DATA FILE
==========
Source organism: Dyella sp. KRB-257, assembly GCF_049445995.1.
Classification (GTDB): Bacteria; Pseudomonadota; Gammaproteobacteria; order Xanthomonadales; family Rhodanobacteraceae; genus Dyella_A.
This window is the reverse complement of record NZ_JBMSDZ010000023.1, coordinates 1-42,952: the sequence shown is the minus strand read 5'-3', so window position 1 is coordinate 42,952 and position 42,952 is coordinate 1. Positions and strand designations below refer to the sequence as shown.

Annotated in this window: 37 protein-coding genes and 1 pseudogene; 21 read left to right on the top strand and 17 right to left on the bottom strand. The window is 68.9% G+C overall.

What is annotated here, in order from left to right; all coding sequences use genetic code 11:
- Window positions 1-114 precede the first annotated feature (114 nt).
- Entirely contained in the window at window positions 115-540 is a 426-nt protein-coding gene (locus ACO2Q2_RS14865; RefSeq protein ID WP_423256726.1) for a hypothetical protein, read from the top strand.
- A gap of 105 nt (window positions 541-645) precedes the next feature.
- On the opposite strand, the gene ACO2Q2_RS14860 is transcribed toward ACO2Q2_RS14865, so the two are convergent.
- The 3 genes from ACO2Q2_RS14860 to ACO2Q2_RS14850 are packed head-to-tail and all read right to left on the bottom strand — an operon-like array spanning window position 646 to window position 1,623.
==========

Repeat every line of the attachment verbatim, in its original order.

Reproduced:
Source organism: Dyella sp. KRB-257, assembly GCF_049445995.1.
Classification (GTDB): Bacteria; Pseudomonadota; Gammaproteobacteria; order Xanthomonadales; family Rhodanobacteraceae; genus Dyella_A.
This window is the reverse complement of record NZ_JBMSDZ010000023.1, coordinates 1-42,952: the sequence shown is the minus strand read 5'-3', so window position 1 is coordinate 42,952 and position 42,952 is coordinate 1. Positions and strand designations below refer to the sequence as shown.

Annotated in this window: 37 protein-coding genes and 1 pseudogene; 21 read left to right on the top strand and 17 right to left on the bottom strand. The window is 68.9% G+C overall.

What is annotated here, in order from left to right; all coding sequences use genetic code 11:
- Window positions 1-114 precede the first annotated feature (114 nt).
- Entirely contained in the window at window positions 115-540 is a 426-nt protein-coding gene (locus ACO2Q2_RS14865; RefSeq protein ID WP_423256726.1) for a hypothetical protein, read from the top strand.
- A gap of 105 nt (window positions 541-645) precedes the next feature.
- On the opposite strand, the gene ACO2Q2_RS14860 is transcribed toward ACO2Q2_RS14865, so the two are convergent.
- The 3 genes from ACO2Q2_RS14860 to ACO2Q2_RS14850 are packed head-to-tail and all read right to left on the bottom strand — an operon-like array spanning window position 646 to window position 1,623.